Common use of DDS-XRCE technology is applied to mass data ingestion where feeder clients are deployed for lightweight dissemination of small data payloads. XRCE Agents would be configured with DDS Applications that contain pertinent DDS publishers that push this data into more robust processing logic.

Consideration for where these XRCE Clients are deployed may help determine if XRCE Client/Agent pairs would need to be enabled with subscription functionality, for example, to supply updates or behavioral changes. Clients deployed in well-controlled facilities that are accessible by personnel and/or where changes are infrequent may not need such capability. Remotely deployed Clients might benefit from it, however, but the dominant purpose of these clients is a one-way data feed function.

Figure 9 – Common DDS-XRCE One-Way Feeder Deployment

Figure 9 – Common DDS-XRCE One-Way Feeder Deployment

XRCE Clients Communicate with One Another

There may be times when deployed XRCE Clients need to communicate with each other in addition to upstream DDS-RTPS applications, so naturally XRCE Agent capabilities can be leveraged to do so. Two ways are immediately available.

  • Option 1 – Shared XRCE Agent. Multiple XRCE Clients can connect to the same XRCE Agent and each will get its own ProxyClient. Since an Agent supports both the XRCE protocol and DDS-RTPS, and each XRCE Client communicates with its ProxyClient, Client 1 publishing and Client 2 subscribing provides a possible path between the two via DDS-RTPS, which has been instantiated in the Agent. Some implementations might choose to optimize this path rather than using DDS between the two ProxyClients.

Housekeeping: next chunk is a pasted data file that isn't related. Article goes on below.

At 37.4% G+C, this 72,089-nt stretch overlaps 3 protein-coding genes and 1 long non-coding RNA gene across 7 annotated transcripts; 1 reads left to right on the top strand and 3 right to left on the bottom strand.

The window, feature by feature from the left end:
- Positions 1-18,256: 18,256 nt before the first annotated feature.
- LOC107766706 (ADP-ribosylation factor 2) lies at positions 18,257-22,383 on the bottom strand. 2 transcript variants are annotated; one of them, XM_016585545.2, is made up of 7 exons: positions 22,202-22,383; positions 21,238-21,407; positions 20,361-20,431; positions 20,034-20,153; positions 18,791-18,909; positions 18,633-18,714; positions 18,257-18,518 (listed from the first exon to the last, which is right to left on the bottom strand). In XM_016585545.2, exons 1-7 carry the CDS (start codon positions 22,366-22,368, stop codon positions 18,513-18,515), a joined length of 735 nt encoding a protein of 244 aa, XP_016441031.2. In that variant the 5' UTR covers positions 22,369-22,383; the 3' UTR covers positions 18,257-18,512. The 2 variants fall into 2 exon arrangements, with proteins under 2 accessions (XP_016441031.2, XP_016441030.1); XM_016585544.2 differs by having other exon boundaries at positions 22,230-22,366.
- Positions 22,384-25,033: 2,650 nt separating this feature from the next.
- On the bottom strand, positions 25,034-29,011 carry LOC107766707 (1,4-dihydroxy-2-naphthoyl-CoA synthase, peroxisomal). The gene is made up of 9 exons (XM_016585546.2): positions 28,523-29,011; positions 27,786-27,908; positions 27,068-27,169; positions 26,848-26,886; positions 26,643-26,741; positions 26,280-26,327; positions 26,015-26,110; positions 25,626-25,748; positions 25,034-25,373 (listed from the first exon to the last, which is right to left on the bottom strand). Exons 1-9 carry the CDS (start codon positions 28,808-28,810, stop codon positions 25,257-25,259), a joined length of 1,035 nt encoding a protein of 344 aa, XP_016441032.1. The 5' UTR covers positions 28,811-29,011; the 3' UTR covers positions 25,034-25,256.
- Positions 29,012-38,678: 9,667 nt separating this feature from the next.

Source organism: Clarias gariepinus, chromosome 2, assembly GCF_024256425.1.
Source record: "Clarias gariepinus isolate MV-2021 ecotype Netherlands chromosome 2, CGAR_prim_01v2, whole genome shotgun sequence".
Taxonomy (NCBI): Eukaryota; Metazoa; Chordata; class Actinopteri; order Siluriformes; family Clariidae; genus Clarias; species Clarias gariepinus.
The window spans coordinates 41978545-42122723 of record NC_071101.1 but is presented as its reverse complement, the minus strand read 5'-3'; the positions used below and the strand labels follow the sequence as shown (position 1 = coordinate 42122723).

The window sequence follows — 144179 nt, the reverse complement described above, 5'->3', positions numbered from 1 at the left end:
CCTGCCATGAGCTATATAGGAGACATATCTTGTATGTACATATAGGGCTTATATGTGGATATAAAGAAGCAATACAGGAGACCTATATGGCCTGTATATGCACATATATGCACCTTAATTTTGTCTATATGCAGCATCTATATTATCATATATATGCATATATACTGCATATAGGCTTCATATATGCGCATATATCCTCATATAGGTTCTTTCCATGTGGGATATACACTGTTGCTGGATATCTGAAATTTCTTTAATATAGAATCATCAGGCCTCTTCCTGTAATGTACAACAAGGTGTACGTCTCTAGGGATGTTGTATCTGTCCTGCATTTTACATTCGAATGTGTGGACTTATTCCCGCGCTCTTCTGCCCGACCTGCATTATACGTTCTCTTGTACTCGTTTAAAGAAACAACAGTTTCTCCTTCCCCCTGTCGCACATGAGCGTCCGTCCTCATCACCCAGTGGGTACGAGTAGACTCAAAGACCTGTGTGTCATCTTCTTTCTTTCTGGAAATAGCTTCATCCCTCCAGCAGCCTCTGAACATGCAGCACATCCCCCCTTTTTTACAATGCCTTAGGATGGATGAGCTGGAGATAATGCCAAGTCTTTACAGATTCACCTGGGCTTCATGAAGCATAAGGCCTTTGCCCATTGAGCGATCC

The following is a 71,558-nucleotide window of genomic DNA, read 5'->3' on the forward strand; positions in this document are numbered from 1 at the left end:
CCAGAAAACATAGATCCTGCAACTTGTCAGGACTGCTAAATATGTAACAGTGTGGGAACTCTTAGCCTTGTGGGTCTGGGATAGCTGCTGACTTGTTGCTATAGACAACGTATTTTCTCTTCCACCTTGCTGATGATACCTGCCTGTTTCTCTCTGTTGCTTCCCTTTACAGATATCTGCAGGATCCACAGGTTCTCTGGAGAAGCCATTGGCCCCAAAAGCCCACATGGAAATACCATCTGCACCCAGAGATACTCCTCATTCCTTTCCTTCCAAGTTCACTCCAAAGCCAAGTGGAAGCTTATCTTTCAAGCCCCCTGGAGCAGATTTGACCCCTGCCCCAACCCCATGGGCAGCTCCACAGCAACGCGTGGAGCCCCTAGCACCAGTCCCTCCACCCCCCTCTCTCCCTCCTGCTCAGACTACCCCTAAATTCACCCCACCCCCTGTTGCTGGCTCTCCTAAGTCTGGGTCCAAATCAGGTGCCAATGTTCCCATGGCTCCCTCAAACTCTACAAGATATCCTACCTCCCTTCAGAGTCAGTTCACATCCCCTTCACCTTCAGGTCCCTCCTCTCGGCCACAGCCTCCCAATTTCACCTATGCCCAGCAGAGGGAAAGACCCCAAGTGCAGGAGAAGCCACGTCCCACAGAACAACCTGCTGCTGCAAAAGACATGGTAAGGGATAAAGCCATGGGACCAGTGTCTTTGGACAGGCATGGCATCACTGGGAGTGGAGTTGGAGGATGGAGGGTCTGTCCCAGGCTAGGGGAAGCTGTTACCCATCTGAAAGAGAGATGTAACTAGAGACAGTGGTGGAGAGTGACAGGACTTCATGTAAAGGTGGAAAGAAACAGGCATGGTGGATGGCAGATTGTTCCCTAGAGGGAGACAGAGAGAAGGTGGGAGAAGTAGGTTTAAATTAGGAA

Figure 10 – Leveraging DDS-XRCE Agent for Client Brokering

Figure 10 – Leveraging DDS-XRCE Agent for Client Brokering

  • Option 2 – Multiple Clients with Dedicated Agents. In deployments with larger numbers of XRCE Clients, distributed XRCE Agents may be used. The same pattern can be leveraged as Option 1, but across Agents, as long as visibility and permissions of the DDS Applications with which XRCE Clients interact are configured in a coordinated manner.
Figure 11 – Using DDS-RTPS Environment for XRCE Client Communication Across Agents

Figure 11 – Using DDS-RTPS Environment for XRCE Client Communication Across Agents

Redundant/Failover Agents

XRCE Clients are allowed to instantiate as many TransportLocator objects as necessary as long as they have available the endpoint data (host/port) for the connection to succeed. This can be used to the advantage of your solution for availability requirements.

Active/Standby configurations may be an option should you have the capacity to do so, but Active/Active may be another approach as long as each Agent is able to carry sufficient load should a failure occur.

Figure 12 – Use the Power of Multiple Transport Locators for Redundancy

Figure 12 – Use the Power of Multiple Transport Locators for Redundancy

Federated Agents

As deployments need to be more dispersed, either for network design reasons or from physical geographic requirements, the DDS-XRCE specification provides for the ability of implementations to use XRCE Agents in a very flexible way. An Agent is both an XRCE Client and XRCE Agent due to the fact that the XRCE message protocol and associated transport model is part of its design.

The topology below shows Agents 1 and 3 acting as intermediary “gateway” Agents that would be common in deployments demanding remote geographically dispersed environments (devices). Sensor and gateway suites are commonly used for such use cases, with this way of configuring a DDS-XRCE solution meeting many of the resulting architectural requirements.